provision of flu jabs for the weakened immune systems of the islanders, a great opportunity to practice our IM injection techniques. Wildlife – ellie seal pups (weaners) are getting fatter, Kings are still malting, baby fur seal pups getting more playful while left w/o their parents, baby Gentoo chicks just hatched, baby Sooty’s and terns expected any time now. Kit – my favourite items are my spanking new orange thermal wellies – v. toasty – even to –50C! Food – Suzi’s chick pea burgers & chilli sauce, Andy C’s Nepali curry night, Jenny’s cheese and chocolate fondues, Bryan’s baked potatoes, Ken & Ann’s mouth-watering Falklands mutton, cakes and freshies galore (salads, aubergines, courgettes, kiwis, peaches and grapes). – Entertainment – birdlife slide shows from Dowie at AWG (ex–BAS), rounders and football, BBQs at AWG, picnics, camping at Penguin River, bivvying at Sooty Bluff, walking to Harpon Bay for fantastic views of the Lyell and Neumayer Glaciers, boating around the bays in gorgeously responsive RIBs (their rigid inflatable boats Mum, so now you know!). Birthdays – Ann’s saw homemade Hungarian chocolate pudding and carrot cake, Suzie’s saw homemade orange cheesecake from Andy chef at AWG, followed by an impressive and colourful display of Chilean dancing talent at the party, and today, 31st, is Peter’s, which several intend to celebrate with him while bringing in the New Year camping locally.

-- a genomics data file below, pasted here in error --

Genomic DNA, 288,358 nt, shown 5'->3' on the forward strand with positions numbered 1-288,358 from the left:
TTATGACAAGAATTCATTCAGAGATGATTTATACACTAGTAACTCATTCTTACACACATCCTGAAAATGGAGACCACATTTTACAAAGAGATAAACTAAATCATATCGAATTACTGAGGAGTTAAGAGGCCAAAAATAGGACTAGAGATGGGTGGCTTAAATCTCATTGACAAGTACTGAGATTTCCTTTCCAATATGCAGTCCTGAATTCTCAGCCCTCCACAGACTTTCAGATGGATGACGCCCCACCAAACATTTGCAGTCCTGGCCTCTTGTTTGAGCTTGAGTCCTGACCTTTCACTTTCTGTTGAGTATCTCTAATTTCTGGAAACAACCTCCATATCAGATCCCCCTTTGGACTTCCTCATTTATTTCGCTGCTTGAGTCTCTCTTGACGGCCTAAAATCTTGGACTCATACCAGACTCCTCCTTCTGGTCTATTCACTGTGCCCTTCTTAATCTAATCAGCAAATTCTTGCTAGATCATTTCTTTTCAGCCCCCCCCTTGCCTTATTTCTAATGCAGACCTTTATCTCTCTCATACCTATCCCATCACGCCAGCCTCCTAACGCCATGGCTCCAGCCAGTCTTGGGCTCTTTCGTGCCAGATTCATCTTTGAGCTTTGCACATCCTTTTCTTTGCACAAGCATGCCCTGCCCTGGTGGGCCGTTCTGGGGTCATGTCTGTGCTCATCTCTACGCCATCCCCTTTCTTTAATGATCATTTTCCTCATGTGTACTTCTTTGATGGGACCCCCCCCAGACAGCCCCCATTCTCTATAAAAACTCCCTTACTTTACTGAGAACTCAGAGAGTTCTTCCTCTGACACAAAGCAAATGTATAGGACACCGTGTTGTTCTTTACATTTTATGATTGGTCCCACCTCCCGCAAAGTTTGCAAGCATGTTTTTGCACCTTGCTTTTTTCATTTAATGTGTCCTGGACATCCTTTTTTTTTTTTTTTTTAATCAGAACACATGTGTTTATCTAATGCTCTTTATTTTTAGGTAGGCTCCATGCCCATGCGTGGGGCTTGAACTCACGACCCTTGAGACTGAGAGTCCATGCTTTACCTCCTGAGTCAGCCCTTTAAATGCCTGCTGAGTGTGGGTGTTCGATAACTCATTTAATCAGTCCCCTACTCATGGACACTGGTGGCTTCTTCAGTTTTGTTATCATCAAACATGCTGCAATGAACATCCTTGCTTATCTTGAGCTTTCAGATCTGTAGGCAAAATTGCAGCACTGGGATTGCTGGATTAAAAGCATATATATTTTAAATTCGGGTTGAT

Lastly, big hugs to all my family and friends out there; if I haven’t emailed you yet I hope this letter makes up for it. Life is sweet and I’m smiling, hope you are doing the same.